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Classical Net Review - Handel - Suites for Solo Keyboard
Buy in United Kingdom Amazon www. Handel appears eventually to have entered into cooperation with the London publisher John Walsh once the Royal Privilege he had secured for the printing of his own works had expired. Thus a radically revised edition of the suites appeared in , and it is this that Scipione Sangiovanni has recorded. Having received no further attention from the mature composer, they retain a sense of the confident if sometimes undisciplined exuberance of his youth.
In recording the suites and chaconnes , Scipione Sangiovanni joins an increasing number of soloists who view the range of tonal possibilities afforded by the modern piano as complementary to the soundworld envisaged by the composer. The keyboard suites by Handel never gained the same popularity as the suites by Bach French, Suites, English Suites, Partitas or the sonatas by his Italian contemporary Domenico Scarlatti. Yes they are very attractive works, Handelian in the synthesis of South German and Italian keyboard characteristics within a very strict French style and structure.
Though never obviously virtuosic they are certainly challenging for the performer and the musical content is definitively that of the Handel of the great oratorios, operas and orchestral music: bold, dramatic and festive or affectionate. The young Italian pianist Scipione Sangiovianni plays the suites on a modern grand piano, in a stylish, natural and utterly musical way, never trying to imitate the harpsichord but letting the music speak for itself.
But when the same topical passages make guest appearances in other genres, as they often do, they acquire a decidedly marked quality. Such transformation may be regarded as thematic , achieved through a process of thematization , when it supports the narrative discourse at the strategic level.
Handel: Keyboard Suites, Vol. 2
Example 1. Example 2. Handel, Sarabande, mm. Example 3. It divides into four phrases of eight bars, and each phrase divides further into two subphrases of four bars. The durational accents on the second beat in each measure are underlined in bars 1 and 3 by dissonant passing tones in the bass; the essentially stepwise movement of the outer voices at the level of the measure, which outlines parallel fifths in bars 1—2 and parallel tenths in bars 3—4, is broken up discreetly on the last quarter note of bars 1—3 by ancillary falling fifths in first inversion or root position.
The only marked features of this subphrase are the upper-voice leaps that introduce the repeated-note figures at the turn of bars 2 and 3, and the surprising disjunction between the groups of parallel fifths and tenths at bar 3; these portend more strongly marked disruption ahead. From time to time it is modified by arpeggiation and by the retention or repetition of essential tones. The outer voices continue to move in parallel tenths, just as they did in bars 3—4, and their movement continues to be broken up in similar fashion by ancillary falling fifths, which now appear exclusively in root position compare the two levels of tonal reduction in Example 3.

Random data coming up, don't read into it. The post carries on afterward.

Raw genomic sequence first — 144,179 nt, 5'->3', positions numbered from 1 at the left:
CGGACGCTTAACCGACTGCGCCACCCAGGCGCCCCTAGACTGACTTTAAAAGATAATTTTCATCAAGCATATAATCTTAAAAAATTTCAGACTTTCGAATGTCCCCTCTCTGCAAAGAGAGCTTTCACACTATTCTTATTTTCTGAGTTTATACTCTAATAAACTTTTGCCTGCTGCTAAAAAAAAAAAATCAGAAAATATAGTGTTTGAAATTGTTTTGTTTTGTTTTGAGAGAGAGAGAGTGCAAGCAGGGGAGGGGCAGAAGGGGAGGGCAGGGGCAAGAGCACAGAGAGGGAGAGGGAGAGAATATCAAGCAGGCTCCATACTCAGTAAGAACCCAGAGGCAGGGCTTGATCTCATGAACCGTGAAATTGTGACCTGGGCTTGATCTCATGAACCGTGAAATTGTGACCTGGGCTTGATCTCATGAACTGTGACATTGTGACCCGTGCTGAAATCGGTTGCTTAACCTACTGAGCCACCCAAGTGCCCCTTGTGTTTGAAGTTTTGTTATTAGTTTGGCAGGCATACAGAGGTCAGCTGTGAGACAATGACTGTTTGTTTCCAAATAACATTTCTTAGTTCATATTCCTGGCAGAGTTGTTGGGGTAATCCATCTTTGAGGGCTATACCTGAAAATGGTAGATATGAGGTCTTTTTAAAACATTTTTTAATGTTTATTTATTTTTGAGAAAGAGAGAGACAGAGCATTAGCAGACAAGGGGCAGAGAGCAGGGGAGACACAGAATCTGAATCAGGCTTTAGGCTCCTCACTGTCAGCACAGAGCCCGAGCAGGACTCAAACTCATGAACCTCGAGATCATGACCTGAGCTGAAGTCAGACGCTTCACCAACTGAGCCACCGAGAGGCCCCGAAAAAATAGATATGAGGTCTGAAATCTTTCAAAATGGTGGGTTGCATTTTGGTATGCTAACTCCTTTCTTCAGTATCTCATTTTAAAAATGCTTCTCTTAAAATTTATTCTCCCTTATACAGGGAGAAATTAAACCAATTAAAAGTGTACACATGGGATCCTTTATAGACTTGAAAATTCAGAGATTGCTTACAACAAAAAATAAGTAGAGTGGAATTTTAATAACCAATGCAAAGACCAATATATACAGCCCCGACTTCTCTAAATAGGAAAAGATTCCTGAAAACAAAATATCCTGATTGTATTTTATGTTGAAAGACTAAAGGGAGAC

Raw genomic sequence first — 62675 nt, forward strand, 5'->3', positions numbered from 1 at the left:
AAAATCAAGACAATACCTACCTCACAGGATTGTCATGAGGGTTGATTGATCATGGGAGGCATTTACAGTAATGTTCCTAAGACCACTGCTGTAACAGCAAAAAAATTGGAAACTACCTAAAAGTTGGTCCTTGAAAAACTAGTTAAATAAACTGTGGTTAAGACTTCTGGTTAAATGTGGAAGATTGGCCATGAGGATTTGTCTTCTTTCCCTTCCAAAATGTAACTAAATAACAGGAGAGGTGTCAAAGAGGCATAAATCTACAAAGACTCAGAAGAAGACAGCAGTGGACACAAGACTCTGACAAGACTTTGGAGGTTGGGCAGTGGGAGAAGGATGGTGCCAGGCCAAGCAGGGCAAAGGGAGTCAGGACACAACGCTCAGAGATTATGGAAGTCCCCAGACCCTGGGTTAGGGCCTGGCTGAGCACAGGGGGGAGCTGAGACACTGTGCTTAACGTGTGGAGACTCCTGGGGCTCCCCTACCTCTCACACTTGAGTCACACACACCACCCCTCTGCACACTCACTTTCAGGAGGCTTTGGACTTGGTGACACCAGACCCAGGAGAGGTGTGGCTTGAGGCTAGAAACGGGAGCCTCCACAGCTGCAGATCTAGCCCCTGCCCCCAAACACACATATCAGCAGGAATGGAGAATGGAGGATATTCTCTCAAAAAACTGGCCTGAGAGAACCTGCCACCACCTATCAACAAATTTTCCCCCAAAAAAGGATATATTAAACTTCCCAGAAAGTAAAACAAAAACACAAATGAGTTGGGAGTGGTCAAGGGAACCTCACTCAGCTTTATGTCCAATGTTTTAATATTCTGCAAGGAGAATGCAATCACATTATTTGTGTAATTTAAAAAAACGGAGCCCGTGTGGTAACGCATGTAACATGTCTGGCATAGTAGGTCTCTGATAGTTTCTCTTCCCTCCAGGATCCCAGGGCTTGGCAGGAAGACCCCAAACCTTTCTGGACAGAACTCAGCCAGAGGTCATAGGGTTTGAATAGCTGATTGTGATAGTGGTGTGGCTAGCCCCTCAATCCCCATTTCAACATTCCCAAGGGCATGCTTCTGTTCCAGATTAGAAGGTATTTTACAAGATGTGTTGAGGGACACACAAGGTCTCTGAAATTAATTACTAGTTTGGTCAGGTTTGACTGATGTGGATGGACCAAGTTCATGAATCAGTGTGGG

But the progression as a whole moves considerably faster than it did before. At the higher level the upper reduction in Example 2 , it continues through bar 6 and comprises three parallel tenths, F 5—D3, E 5—C3, and D5— B 3, each tenth occupying two-thirds of a measure. The tenth F 5—D3 proceeds to the tenth E 5—C3 on the third beat of bar 5; that is why we hear these two tenths as a first and a second hemiolic beat. At the lower level the lower reduction in Example 2 the continuation of the tenth E 5—C3 to the tenth D5— B 3 is upstaged at the downbeat of bar 6 by the entrance of the second hemiola, which begins right on the voice-leading chord intervening between the two tenths and extends the chord for two beats, rather than one.
Evidently, the second hemiola is not supported by the basic pace and appears at a lower level of structure than the first. Rather, it is displaced, from the second to the third beat of bar 6, where D5— B 3 continues the earlier tenths and at the same time supplies the second hemiolic beat of the second hemiola. The second hemiola then concludes with the arrival of a — progression over F on the second beat of bar 7.
Rameau: Keyboard Suites in E minor, G minor and A minor, Angela Hewitt
The upper reduction in Example 2 reveals that above and beyond this hemiolic intensification an additional, cadential acceleration in the basic pace takes place at the downbeat of bar 7, further delaying the restoration of the original one-bar pace to the arrival of the mediant in bar 8. The reduction also demonstrates how the second hemiola, unsupported by the basic pace, all but disappears in the middleground. Durationally, bars 6 and 7 divide into three distinct and equal stretches: A whole note occupies the first two beats of bar 6 and another whole note in the form of the dominant tonicizing the key of B with a — progression overhead takes up the last two beats of bar 7; in between, on the last beat of bar 6 and through the downbeat of bar 7, a sustained movement in quarter notes defines an equally long stretch.
The movement in quarter notes passes through the downbeat of bar 7 without marking it as such. The emergence of the second hemiola from the displacements of bar 6 into the cadential limelight of bar 7 is, like the acceleration occasioned by the first hemiola, a dramatic event; despite the familiarity of its upper voice in bar 7 as a cadential cliche in early Handel, the hemiola is perceived as a marked rather than as an unmarked progression.
Works on This Recording